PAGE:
Wednesday, May 29, 1912

Greene Iowa Recorder

Location: Greene, Iowa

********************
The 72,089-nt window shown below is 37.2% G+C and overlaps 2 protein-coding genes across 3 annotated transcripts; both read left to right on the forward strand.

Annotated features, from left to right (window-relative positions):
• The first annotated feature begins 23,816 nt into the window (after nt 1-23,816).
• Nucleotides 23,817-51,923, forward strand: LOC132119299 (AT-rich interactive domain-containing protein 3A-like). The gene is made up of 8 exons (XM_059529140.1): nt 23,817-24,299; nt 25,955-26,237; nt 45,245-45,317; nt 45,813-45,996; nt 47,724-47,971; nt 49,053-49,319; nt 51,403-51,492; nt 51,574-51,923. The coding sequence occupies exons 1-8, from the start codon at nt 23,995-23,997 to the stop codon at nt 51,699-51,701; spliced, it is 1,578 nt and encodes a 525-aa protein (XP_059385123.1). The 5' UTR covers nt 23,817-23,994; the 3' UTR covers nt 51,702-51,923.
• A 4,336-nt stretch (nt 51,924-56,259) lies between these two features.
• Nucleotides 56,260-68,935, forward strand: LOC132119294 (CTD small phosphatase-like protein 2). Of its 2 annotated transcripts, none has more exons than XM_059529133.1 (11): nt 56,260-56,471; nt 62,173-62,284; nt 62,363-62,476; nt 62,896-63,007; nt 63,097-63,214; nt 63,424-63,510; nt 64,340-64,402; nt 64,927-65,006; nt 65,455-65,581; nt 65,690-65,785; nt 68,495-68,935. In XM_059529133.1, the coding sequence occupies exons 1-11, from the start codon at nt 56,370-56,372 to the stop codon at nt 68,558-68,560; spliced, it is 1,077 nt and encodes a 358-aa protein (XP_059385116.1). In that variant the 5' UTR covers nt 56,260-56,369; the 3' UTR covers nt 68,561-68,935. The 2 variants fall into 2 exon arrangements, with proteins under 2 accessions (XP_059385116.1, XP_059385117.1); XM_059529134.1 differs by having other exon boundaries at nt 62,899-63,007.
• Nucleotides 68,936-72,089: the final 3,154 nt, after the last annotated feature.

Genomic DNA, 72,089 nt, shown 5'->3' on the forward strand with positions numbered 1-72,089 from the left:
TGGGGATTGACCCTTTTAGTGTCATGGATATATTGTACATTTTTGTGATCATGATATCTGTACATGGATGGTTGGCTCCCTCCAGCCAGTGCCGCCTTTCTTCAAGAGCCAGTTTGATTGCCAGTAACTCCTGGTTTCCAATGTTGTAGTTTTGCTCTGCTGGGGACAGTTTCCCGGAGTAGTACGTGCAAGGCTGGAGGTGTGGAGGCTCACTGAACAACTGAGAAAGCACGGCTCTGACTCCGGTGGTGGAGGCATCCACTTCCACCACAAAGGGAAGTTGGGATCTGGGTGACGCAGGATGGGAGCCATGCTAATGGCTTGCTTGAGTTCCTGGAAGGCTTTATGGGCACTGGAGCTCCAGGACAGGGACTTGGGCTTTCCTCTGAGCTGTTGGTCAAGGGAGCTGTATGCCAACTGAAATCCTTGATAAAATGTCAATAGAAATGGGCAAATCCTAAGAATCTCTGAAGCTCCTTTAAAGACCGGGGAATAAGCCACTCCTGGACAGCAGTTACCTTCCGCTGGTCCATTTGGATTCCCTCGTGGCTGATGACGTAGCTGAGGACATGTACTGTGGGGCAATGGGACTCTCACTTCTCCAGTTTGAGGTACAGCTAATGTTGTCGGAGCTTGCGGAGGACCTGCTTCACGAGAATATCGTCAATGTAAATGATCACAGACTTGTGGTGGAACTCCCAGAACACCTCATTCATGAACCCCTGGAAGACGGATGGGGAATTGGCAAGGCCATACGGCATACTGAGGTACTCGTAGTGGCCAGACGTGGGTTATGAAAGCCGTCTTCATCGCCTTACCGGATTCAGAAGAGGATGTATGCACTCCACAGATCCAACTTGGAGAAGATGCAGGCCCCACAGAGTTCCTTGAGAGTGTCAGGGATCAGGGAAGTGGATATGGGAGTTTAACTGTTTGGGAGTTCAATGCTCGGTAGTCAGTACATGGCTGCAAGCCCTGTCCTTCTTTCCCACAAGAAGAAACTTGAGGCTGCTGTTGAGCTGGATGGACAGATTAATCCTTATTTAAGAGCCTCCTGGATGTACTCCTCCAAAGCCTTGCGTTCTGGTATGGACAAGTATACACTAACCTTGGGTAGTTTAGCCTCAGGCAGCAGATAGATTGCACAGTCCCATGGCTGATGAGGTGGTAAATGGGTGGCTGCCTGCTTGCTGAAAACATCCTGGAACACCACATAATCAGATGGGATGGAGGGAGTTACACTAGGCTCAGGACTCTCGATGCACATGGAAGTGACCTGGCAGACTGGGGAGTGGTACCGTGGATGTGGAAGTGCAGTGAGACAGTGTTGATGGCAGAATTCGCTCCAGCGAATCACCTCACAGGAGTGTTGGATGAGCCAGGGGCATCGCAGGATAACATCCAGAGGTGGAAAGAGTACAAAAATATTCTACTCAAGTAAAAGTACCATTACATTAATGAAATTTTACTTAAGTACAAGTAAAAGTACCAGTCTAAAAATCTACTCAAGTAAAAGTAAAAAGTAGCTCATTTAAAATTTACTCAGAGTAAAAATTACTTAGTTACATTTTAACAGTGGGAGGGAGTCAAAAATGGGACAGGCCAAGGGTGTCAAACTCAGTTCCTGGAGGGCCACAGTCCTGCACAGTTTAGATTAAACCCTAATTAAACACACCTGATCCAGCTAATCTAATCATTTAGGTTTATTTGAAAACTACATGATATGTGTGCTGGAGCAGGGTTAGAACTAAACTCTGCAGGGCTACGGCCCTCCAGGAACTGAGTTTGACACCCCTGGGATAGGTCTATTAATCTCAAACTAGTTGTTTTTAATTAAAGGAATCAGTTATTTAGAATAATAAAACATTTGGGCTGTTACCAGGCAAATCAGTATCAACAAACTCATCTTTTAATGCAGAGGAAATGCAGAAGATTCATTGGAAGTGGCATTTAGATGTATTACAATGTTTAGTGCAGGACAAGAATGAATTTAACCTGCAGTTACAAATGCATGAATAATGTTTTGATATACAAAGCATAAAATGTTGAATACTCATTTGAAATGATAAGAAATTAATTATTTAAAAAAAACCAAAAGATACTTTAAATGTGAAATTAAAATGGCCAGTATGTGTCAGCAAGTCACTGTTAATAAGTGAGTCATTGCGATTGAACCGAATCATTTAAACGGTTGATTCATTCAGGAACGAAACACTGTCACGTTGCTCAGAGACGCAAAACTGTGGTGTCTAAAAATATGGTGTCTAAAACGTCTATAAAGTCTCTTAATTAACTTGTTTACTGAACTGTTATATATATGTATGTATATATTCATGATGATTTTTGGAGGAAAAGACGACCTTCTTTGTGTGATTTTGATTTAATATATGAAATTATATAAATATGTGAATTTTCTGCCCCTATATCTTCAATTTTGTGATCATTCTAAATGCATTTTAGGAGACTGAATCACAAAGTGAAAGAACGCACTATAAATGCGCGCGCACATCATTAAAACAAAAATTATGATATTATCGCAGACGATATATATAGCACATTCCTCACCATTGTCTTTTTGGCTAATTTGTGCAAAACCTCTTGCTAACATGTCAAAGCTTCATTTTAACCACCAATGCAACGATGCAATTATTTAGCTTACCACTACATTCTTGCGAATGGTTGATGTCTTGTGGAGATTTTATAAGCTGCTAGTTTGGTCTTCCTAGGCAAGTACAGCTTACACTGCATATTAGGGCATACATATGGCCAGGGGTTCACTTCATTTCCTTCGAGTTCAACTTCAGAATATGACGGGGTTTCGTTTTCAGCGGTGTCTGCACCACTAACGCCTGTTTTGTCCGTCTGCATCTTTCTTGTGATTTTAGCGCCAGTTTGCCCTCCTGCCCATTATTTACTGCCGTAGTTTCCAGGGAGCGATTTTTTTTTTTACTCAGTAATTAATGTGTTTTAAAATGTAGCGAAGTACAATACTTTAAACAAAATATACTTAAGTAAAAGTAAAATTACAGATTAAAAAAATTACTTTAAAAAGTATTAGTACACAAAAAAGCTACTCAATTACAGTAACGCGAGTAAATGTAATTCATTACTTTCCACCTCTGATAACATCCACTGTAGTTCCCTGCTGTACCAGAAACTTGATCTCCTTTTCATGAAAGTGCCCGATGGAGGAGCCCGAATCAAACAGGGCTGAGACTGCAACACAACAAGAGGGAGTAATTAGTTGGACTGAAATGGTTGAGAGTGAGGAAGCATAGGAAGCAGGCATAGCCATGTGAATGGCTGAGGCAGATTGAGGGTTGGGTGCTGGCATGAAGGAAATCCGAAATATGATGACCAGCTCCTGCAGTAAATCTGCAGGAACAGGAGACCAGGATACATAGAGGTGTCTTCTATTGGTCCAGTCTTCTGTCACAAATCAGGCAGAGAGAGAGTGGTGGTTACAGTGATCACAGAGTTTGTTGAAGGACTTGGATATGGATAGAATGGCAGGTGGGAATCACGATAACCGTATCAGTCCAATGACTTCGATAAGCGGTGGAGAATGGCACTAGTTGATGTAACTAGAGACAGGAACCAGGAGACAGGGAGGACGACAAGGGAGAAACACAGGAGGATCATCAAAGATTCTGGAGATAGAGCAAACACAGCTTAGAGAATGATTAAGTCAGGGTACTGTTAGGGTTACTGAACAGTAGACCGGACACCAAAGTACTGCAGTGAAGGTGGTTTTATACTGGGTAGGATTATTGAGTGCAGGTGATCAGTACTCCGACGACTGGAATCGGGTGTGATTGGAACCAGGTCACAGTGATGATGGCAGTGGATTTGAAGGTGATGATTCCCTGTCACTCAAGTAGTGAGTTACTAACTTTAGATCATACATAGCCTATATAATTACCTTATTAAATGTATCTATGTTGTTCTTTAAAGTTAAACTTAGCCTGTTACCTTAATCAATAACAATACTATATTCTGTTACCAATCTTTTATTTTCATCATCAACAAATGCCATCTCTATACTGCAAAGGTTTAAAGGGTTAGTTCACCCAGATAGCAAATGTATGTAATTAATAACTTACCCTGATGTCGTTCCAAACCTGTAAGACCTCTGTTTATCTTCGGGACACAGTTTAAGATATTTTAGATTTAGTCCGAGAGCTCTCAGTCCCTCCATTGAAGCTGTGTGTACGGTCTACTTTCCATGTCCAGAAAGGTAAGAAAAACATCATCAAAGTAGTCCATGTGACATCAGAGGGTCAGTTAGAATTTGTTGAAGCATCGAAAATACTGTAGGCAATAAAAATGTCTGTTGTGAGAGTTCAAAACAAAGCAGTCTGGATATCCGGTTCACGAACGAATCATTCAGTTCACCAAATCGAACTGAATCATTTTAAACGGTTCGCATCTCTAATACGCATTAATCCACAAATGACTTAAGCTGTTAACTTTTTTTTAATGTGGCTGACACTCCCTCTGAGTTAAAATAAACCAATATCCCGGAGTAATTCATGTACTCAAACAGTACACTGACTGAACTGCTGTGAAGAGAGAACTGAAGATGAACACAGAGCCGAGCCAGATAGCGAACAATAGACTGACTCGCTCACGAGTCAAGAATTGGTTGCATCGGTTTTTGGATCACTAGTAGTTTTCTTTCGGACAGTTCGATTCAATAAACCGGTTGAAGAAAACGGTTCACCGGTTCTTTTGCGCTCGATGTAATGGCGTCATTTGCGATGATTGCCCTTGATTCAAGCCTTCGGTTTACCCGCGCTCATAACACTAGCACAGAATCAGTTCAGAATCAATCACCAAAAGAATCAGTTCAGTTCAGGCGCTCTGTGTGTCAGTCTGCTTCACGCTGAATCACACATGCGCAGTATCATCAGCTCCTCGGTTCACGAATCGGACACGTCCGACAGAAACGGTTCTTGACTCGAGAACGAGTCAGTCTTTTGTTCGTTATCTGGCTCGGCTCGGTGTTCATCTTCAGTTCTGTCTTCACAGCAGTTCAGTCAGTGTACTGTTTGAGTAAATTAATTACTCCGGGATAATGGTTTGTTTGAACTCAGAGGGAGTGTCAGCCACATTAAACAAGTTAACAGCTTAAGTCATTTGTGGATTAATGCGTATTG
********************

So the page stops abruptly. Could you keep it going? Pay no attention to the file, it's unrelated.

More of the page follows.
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Iowa Recorder, The (Newspaper) - May 29, 1912, Greene, Iowa THE IOWA RECORDER. Twenty-eighth Year. Whole No. 1446 GREENE. BUTLER COUNTY. IOWA. WEDNESDAY. P. M. MAY 29, 1912. Number 42 EHENT EXERCISES GREENE HIGH SCHOOLS FRIDAY EVENING. MAY 31 AT 8 O'CLOCK AT THE OPERA HOUSE. Early Fruits and Vegetables. It is easy for the economic philos- opher to account for some of the in- creased cost of living in the United States when he loobs over any mark- et or provision store in a northern city. Twenty years ago the ordinary mid- dle class in the north never expect- TEDDY IMS TAR TO A fRAZZlf IN NEW JERSEY and Disease. INDICATIONS ARE HE WILL GET 22 OF 28 DELEGATES- ed to gel any strawberries much he- _____- fore June 15. It was customary in I many families 10 order southern fruit Taft Supporters Concede State Con- g of a Change of Program j this Play Instead of Essays. All eyes are centered on the Com- mencement season of our schools this and tonight and Thursday and Friday nights there v.-ill he a big attendance at the opera house the entertainments are to be given. Tonight is representative night. tomorrow night the Class play and Friday night commencement program as shown below. Class Play, "Out of Town." Following is the cast of characters, Thursday. May. 30: Mr. Robert Thorndike Mrs. Jane Thorndike. .Grant Nettleton .Awdra Morrison for Memorial day. May 30. as a spc cial holiday treat, but then there- would be a gap until native berries came along. j Now the majority of families get j strawberries early in May. transport- tjrolted by Roosevelt Sympa- thize rs. The house-fly stands convicted as a disseminator of disease and a carrier i of coulagiou. Ever siuce the investi- gation of the spread of typhoid fever in the L'niied Stales military camps during the Spanish war of the evidence has been accumulating, until today theie is no escape from the charges against this tantalizing insect. Every far-reaching probe iiiio sani- EVENS, BLUHER CO. TO BUILD NEW j Taking City Government Out of Poii- I tics. The of Wisconsin has THE PURCHASE OF MRS. MABEE LOT CLOSED MONDAY. Teddv-s nal was jn aud strawerres eary in ay. transport Tafl supDorlers were slugged ed many miles at high freight rates ,hf, in and cold storage. yet if our country is really growing more prosperous, it ought to be so that the workiugman should have some of these semi-luxuries. through the ropes in New Jersey .Monday to use the slang expressions of our ex-presideui. i party names and symbols in municl- I pal elections. j The law frankly was framed to put >s the Socialists out of the running In Milwaukee. LaCrosse and other ciliefi I where ii has been their custom to j put tickets in the field in city elec- lary problems is liable to dUclos.- <on-JA Fine Brick Building to Take It's j tions. The way was paved for the adoption of the law when the Demo- j ciats and Republicans KOI together in 1 Milwaukee this spring and nominated was matie Monday by a single ticket against the Socialists. The advocates of non-partisanship ditions hitherto quit- unsuspected; j and the indictments alieady brought apainst the house-fly during past few years charge responsibility for a It us category of infections, including cholera and various forms of dyieii tery, ria. contag- ious ophthalmia. men- ingitis, anthrax and possibly siuall- in addition to ivuhoici fever. Place This Season. The transfer fru i Whether of these charges will most sweeping victories Theodore- Roosevelt has won in the primaries They add zest to appetite when the j he his for the palate is weary of the canned goods prpsjuf nominat1on of winter. They promote health and j wag recorded Tesierdav bv the repub- physical well being. They have de- yoters of jers'ev_ ,ndlca_ veloped great industries in the south Uons based Qn int ,ete returns are that employ a small army ot labor [hal Roosevel. carried everv congres- ers in a healthful occupation. sional district in the state, "as well as There is a demand, however, for a[ unseasonably early fruits and vege- t tables that is wasteful. To meet it. Xew Jersey will send to Chicago will be Roosevelt Elizabeth Thorndike.- .Irene Parno Mr John Ellington.. ..Edwin LaRue Mrs. J. Monroe......June Preston. Esther Monroe.. -Edna Watterson Marie.........IGenevieve Kingery A lady from Cedar Falls is in- structing the class, in this play and the preparation is now well along. Owing to there being no essays the commencement program will not be as long as common. It will be as follows: Programme Invocation.........Father Sheehy Vocal Solo...........Genie Lucas "Grit and -.C. B. Rayhill Instrumental Solo..-------......-- ..Rev. Wm. J. H. Knappe these products are picked before they are ripe, are transported great I covernor wilson won nis owu state against a strong opposition headed by Presentation of Diplomas. English Course Graduates. Grant Nettleton. June Preston. Edna Watterson. Genevieve Kingery. Latin Course Graduates. Edwin LaRue- Irene Parno. Awdra Morrison. Class Motto m Class Officers Edna Watterson, President Awdra Morrison, Vice President. Genevieve Kingery, Sec.-Treas. Teachers Principal, Margaret Rickert Superintendent, Claud Morrison. Assistant Principal, Martha Ogden. Ushers Baccalaureate: Paul Barth, Joe Hartness, Elsie Kivell, Irene Thomp- son, Luella Ragne and Genie Lucas. Commencement: Elsie Stolte, Le- ola Kessler, George Berger, Lucy Anderson and Grace Kahuda. Class flower. Cream Rose. Class colors. Holly Green and Eng- lish Violet. Private Sale. House hold goods for sale: One six lid Garland steel range. good as new. One large kitchen cabinet. Two rocking chairs- Four dining chairs. One parlor suite- One diavan. One cabinet hall tree. One childs white iron bed. One dining table- One fern and pedestai. One large upholstered settee. One small upholstered settee- One oak cabinet hall tree. One upholstered rocker. One washing machine. One oak dresser. One oak commode. One oak bed. One washing machine- Twenty yards wool ingrain carpet. One bed room suite. One vapor gasoline stove One lawn mower- One velvet rng, feet- One velvet rug 9x12 feet- Ten yards floor matting- Lace window shades, some old all wool ingrain carpets. Come and see the goods this week. Every thing mast be sold at once. These articles will be sold cheap if taken by June 1st. C. A. R06BURG. distances. aiid often come in very poor condition, wilted or decayed, where they cannot satisfy any norm a! appetite, but appeal merely to the sense of novelty. The purchase of food in this way is an item of na- tional extravagance. Verdict Favors Railroad. A verdict in the damage suit brought by the adrnrnisrrators of the Henry Austin estate against the Chi- cago Great Western Railway, was his political enemies within the state and appears to have twenty four of the twenty-eight delegates at iarge. Colonel Roosevelt's indicated plur- ality on the preferential vote Is 10.000. Senator La Follette made a show- ing in every county, but his vote so far as counted indicated that he stand in the light of scientific inves- tigation remains to be It is important. not so much in justice to the accused insect as because of the hygienic and preventive measures which are dependent thereon. that the questions here raised be authori- tatively settled. In the case of ty- phoid, the evidence appears to be Mrs Mabee of her property used for so years for a restaurant and home, to Evens. Blumer Co.. who commence scon to erect a fine nrxJcri! store building thereon and at the same time remodel their pres ent store building and put in a handsome Lrick front on the double building. The new etore room will run clear back to the al- ley nicely finished and equipped Dr. Torrey of the Looiuls Labora- tory of Xew York, has attempted to supply facts on this question. He has examined- the flies caught in the dease-iy populated parts of New York citv daring a number of mouths. with the latest in shelving and Both the bacteria occurring m the would not get more than two percent of the toial. Wilson Heads List brought in by the jury last Stuur- I Newark, N. J. May day, after being out more than thir ic primary returns from 129 out of ty-two hours, in favor of the com-1 1.799 districts in the state on dele- pany.. The estate sued for gates at large give: Wilson 3.254; The wounds, which proved fatal, uniustructed were received by the unforunate Returns from 129 out of the 1.799 districts on preference give: Wil- son 3.256; uninstnicted Des Moines News Letter. man when the cars crowded him through the wall of a coal shed near the Mulberry street crossing at Wat- erloo. Some of the jurors held that the company was not liable for strik- ing the auto, but that the train crew were reckless in not stopping before the machine was shoved through the shed. The decision is not decisive and does not settle the suit. :is the ver- dict of the jury relieves the railroad company from paying of damages, but at the same time appears to hold them responsible for the injuries in- flicted on Mr. Austin. A motion for j nomination papers the only way in a new trial was immediately made_ xvhich he can be voted for is by Des Moines. Iowa. May not the largest primary to be held Mon- day, June 3rd. probably the most spectacular will be that of the Pro- hibition party for a "sticker" gub- ernatorial candidacy has been start- ed. Members of the Prohibition State Central Committee have launch- ed the candidacy of Malcolm Smith of Cedar Rapids. Not having tiled Mr_ Austin it will be remembered was a Butler county resident at Aus- tinville. which place bears his name. Iowa's Proof of Success. A news dispatch says that sixty- five Iowa grocers have formed a co-operative association to be known as the Grocers' Wholesale company. Members of the associa- tion say they will be able to ent the prices of groceries to consum- ers from thirteen to seventeen per cent as soon as their company la in operation. An office and warehouse are to be established In Des Moines at once and shares of stock will be sold at a share. It is claimed that the company will buy for cash and take all the discounts and will be able to eliminate the expense and his credit loss and will eell goods to members at cost pins five per cent for handling. If Iowa must bear the humiliation that goes with a state which has not added to her population within the past ten years, she can bear it with perfect grace when she considers that the population which she- has was richer last year than the year before. The taxable value of Iowa property for 1911 was for 1910. Therefore, each man. woman and child in the state is ahead, in earthly goods, by the sum of one dollar over 1910. Iowa will raise and expend for all pur- poses of government this year the sum of Coming to another a vital has paid for the maintenance of its State University, since its establishment. for its State Teachers' college at Cedar Falls. of the greatest educational institutions in the country, all working to great pur- pose and for great and good cause and conducted beyond criticism. Aye. coming to another point: Of all the states and territories of the country. Iowa leads in literacy. There is in the voter writing in his name or putting on one of the suckers, be- ing sent out by the advocates of his candidacy. The movement is a. fight on C. Durant Jones of Perry, depos- ed member of the State Central com- mittee, who is seeking that party's nomination. Another important development is in the Republican primary with re- gard to the office of Railroad Com- missioner. Clifford Thome, progres- sive, has openly announced through the press that he will not partici- pate in the campaign and will do nothing to oppose the nomination of Chairman N. S. Ketchum, though he has been frequently urged to partici- pate. To private individuals Mr. Thorne has given as his reason that he is satisfied with the present or- ganization of the Board. This stamp of approval placed npon Mr. Ketch- um by Mr. Thorne practically insures his renomination as it is notice to the progressive interests Mr. Thorne represents that the chairman of the board has been fair and is be yond criticism- Edward Chassell, progressive, ap- pears to have the republican nomi- nation for Secretary of State in his pocket. The opposition to him is divided and as he enjoys an acquain- tance and following quite regardless of factional lines he will undoubtedly be high man m the primary vote- The governorship race will be intestine acd those from the surface of the insects were investigated. The flies examined in April and early iu ne1 vt re comparatively free from dangerous bacteria. As the summer season advanced high bacterial count-, began to appear and also an abrupt changp in the character of the bacteria. The record counts came :it the e-.'.l of two weeks of exces- sive heat in July. Some idea of the number of organ- isms that a single insect may carry is indicated by the figures 570 to 400.000 for the surface contamination and 16.000 to for the in- testinal bacterial contents. Most of the bacteria found were comparative- ly harmless. This investigation, how- ever was carried on in the crowd- ed city, where sewers would natur- ally carry- off all of the most dang- erous infective matter. The Journal of the American Medical Association says that the house-fly is an ''un- desirable citizen" in any event, so that the war of extermination al- ready begun against it in many quarters deserves encouragement and support- counters, a fine basement below. The building will be one story with high ceiling and will afford the much needed room to display and handle the mammoth stock of clothing hand- led by this company, being one of the largest and most substantial firms in northern Iowa. This will give them floor space of 50x100 feet. A btating plant for both buildings is to be installed, city water, and in short everything is going to be right up to the minute- Our people will be proud of this nice addition to tne town which removes an land mark, one of the first business places built in Greene when Mr. and Mrs. Mabee were young and full of hope for f uccess and the growth of Greene which has been their home since the coming of the railroad over thirty years ago Reform is Needed at Commencement The 17 Year Locust in Iowa. Advices from leva State College of Agriculture at Ames say the 17- year locust, or ''Periodical has appeared over a large part of the state of Iowa at regular inter- Hampton Globe: With the return of the graduation season there is the usual protest against the heavy expense incurred for graduating dresses and presents, and this year it seems to be more pronounced than ever. It is a, protest that should be heed- ed. The commencement of high school and college should be one of the most pleasant events of the school year. To witness young peo- ple who have successfully completed their school life engage in the exer- cises attending their graduation is one of the prettiest sights imaginable- It is ._xme in which parents and friends, as well as the participants, take delight and pride. Yet often it is an occasion for anxiety and heart burning because of the rivalry as to dress and the heavy expense of ri- valry causes. Some graduates, or their parents, or both, think it an occasion to play the dressmaker's art- It is a vals in the past and is due to ap-1 fooiish anci expensive idea and when pear again m 1912. We have rec- j ords of its occurence in certain parts of the state in 1844. 1861, 1878 and 1895, so that its appearance again in 1912 expected. In previous years the central, south central and southeastern parts of the state were affected by this brood of the locusts. It may be ex- pected to appear in the following counties: Adair, Adams, Audobon. Boone, Cass, Dallas, Davis, Decatur. Des Moines, Greene, Hamilton, Hen- ry, Iowa, Jasper, Jefferson, Johnson, Keokuk, Louisa, Madison, Mahaska, Marion, Marshall. Monroe, Musca- tine. Polk, Poweshiek, Ringgold, Scott. Story. Taylor. Union, Van Bur- en, Wapello. Wrarren. Wayne. Webs- ter. Iowa fewer uneducated people than mi h have expected. but any other part of the States. ou.e OL u.e Geo. Clarke at present has per population, owa was widely ad- indicated by the fact vertised as the state which stood still of both his ooponents in population during the past ten I years. But what is that, when it can show its people richer each year by each, what is that when it can show that as an educated people; Iowa leads the whole T which means that she whole world? Iowa is perfectly wil- j criticisms unfounded upon him. The lieutenant governorship will to W L- Harding of Sioux Citv. peup.e j developed no strength .n e btates..nonsto him sn leads Jie Cosson renominated Attorney Gen- opposition. W Brown ing that other states shall have the j opposition for Treasurer of increased population if she can lead increased u_MIL- state Opposition to Auditor Bleakley world in literacy and add to the js SQ and ]acks any evi. wealth of her people each year by each. It is not numbers alone that make for happiness and pros- dence of being formidable at any point. He will be renominated. The republican ticket will accord- i, TV 111 u penty, but it is right conditions j thjs bp far from a faction_ among the population we have., one it have candidates both factions upon it- This will probably have a strong ten- dency toward a nnifaction of the party. But little rivalry is apparent in the democratic primary the leaders apparently satisfied with any of their nominees for the November battle. It is predicted here that R, G. Dunn of Mason City and John T. Hamil- ton of Cedar Rapids will run very closely together in the race for gub- ernatorial nomination. The first application of the liquor law passed by the legislature of Min- nesota at its recent session was made at the village of Wanda, in which Mrs. John Chondek has re- ceived from saloon keepers of thai place for the loss of her hus- band, who was run over and killed by an auto while intoxicated. This law not only holds the saloon keeper responsible for any accident which may befall an intoxicated man. who drank at his place, but holds also the bonding company who is his surety. In this case it was the American Bonding company. Rather than stand trial in a suit brought by Mrs. Choudek, who brought suit for a cash settlement was ef- fected. The editor of an eastern paper re- cently began worrying how he would get his shirt on over his wings after reaching Paradise. An envious print- er sarcastically observed that his dif- ficulty would likely be in finding how he could get his hat on over his horns. In 1895. when the locusts last appeared in this area, they were less abundant, and covered a less extensive territory than they did in 1878. The counties- named include the area affected in 1S78. H is pos sible that the area this year will be still less in extent, on account] of the small amount of timber. The should appear about the last week in May. and remain for about a month, disappearing the first of July. After having been in the soil ever since 1S95. the young locusts, or nymphs as they are cal- led, will come up near the surface this spring and emerge from their long stay underground. Some of the nymphs make small earthen cham- bers or cones, which re-ach two or three inches above the ground, but not all of them do this. While the 17 year locusts may cause considerable injury, this is seldom as serious as one might ex pect from their numbers. The fe- male cicadas cause injury to the young trees by depositing their eggs on twigs and small branches. This stunts the growth of the affected branches. Fanners, fruit-growers and nursery men who expect to plant trees this spring are wamecf of the danger which may be caused by the cicada. Trees are especially liable to injury when set near timber, or on recent- ly cleared ground. Trees set in such places should either be cut severely back at the start, so as to leave no tempting for the cicadas to oviposit in. or cut back little or not at all until after the first of July, when the locusts will have disap- peared. With the latter treatment the cicadas may deposit their eggs in the twigs which can, be cut off and burned. The eggs in the twigs and branches hatch, and the young nymphs drop to the ground and enter it for a long stay of another period of 17 years. carried out, detracts from the dignity of the event. Simplicity in dress is far more becoming, for a lavish out- lay is out of keeping with the spirit of the occasion. Again audiences do not gather to gaze bewilderment upon a variety of expensive costumes, but to hear and see the graduates and the attendant exercises- School boards and faculties ought to put their veto upon any attempt to incur expense in graduation dress that cannot be easily met by the poorest parents of any graduate. And well to do parents ought to set a good example by having their child- ren dressed in simple and inexpen- sive attire. Simplicity in attire under such circumstances is more fitting and more pleasing to the spectators than silks and satins, ringed fingers and bracleted arms. in city elections all have con- tended, in Wisconsin as elsewhere, that it is impossible to establish any connection between the tariff ques- tion and the matter of clean streets. To make the test of a man's ability to be mayor or alderman of a city the views he holds regarding the Panama Canal, asset currency, Philip- pine independence or arbitration with Great Britian is absurd, they say. arguing that one who thinks one way regarding matters is no more likely to a good municipal ser- vant than one who holds conclusions opposed. It is further contended that in cities having elections and where one party is overwhel- munity is denied the benefit of the mingly in the majority, the com- munity is denied the beneGt of the service of good and able men in the other party or parites, merely be- cause of their views on national poli- tics. Opponents of non-partisanship in municipal elections assert, on the other hand, that this being a gov- ernment of parties, the party div- isions should be carried down into the smallest political units, through the states and cities and even into the school districts. This, they say, effects to strengthen parties and thus party government, and to sharp- ly define all issues. They contend nioreover, that with non-partisanship the official is responsible only to himself, whereas if he were a par- tisan official he would be responsible to his party and subect to its influ- ence, which would operate as a de- terrent upon any meditated act of his which would, hurt the party. Advocates of non-partisanship say in rebuttal that party government means machine government and ma- chine government means corrupt gov- ernment and opponents of non-par- tisanship retort that this is true only as to the large cities and that with- out ;the support and aid of party or- ganization it is impossible to secure government as good as to be obtain- ed with it- Decision of this question runs par- allel with decision of the larger ques- tion of party government in the na- tion. That more and more are com- ing to the view that partisanship presents evils which must be check- ed is evident in the increasing num- ber of independent voters in nation- al and city elections. Status of Parcels Post. Canadian Wheat Without Duty. A Kansas City special says that plans for securing the importation of wheat from "Canada without paying duty will be considered at a confer- ence of nearly a thousand millers, uader the auspices of the Millers' National Federation, which was com- Although parcels post "has not been voted on in the Senate, the House voted favorably for a trial of it on the rural routes and defeated an attempt to institute a general plan under the zone system. It is anticipated, that the Senate will concur in the rural experiment- Strong, consistent support has been given the Postal Progress League and the farm journals in their effort to get parcels post legislation. On the other hand, determined, desperate protest has been put forward by manufacturers, jobbers, retailers and civic organizations For months con- gress has been besieged, with letters of remonstrance and demand until in many instances, congressmen were j obliged to empty extra harxis to give attention to the heavy correspon- dence. Both sides assert that they are in the right. They cannot both be correct and. hence, it is apparent that this division on a matter of such imponarce meets with but one solution insofar as conresgs- is con- cerned, and that is the appointment of a fair and impartial commission; to fully investigate the question and re- menced in Kansas City today and j its findings. will continue for three days. The A feeling of unrest prevails gener- millers believe there is sume chance I and many of those demanding of getting congress to make such a I tne enactment of a parcels post on provision, holding that it would be of I a general Hat rate plan are inspired great benefit to customers would materially aid in reducin cost of living. and j and aroused by the high cost of liv- tie ing and the charges imposed by the express companies- Few view tern- At present Canadian wheat can be brought to the United States free perately the living cost or express companies, and believing that par- fronTduty under bond, provided that eels post will reduce the one and des- tr.i flour is to be sold, only for ex- other, they demand the Highest Price for Beef Since 1882. New York, May highest price since 1S82 was reached by beef in the wholesale market here today when it sold at 13 1-2 cents a pound. It is said to mean from 1 1-2 to 2c a pound increase for prime meats at retail. The primary cause of the high prices, the wholesale men say, is the continued scarcity of cattle. Senator Kenyon and Col. Lafe Young can both qualify when it comes to being friends of the old soldiers. It looks like a boy's play for either man to say that he is a better friend or that the other man is less a friend. What object could any sane man nowadays have in being any- thing except a friend of the old sold- iers? cheapest rate under parcels post, leaving out of consideration its cost- It is a deep question involved and because of the disastrous results predicted as certain foliow par- cels legislation, it is one deserving of study and investigation. Parcels post a good thing for the United States, there is no reason why we should not have it, and vice versa, if it would be a bad thing, every rea- son why we should not have it- It is indicated in Washington re- ports that the matter be thor- oughly investigated by a competent commission. This would satisfy the opposition and surely should satisfy. Telegraph-Herald. According to reports there are m number of tramps abroad over the country seeking handouts on the tear- ful plea of being Tictinm of the Ti- tanic wreck. You may safely count on them as being frauds and send them on their way without the pected handout. SPAPESJ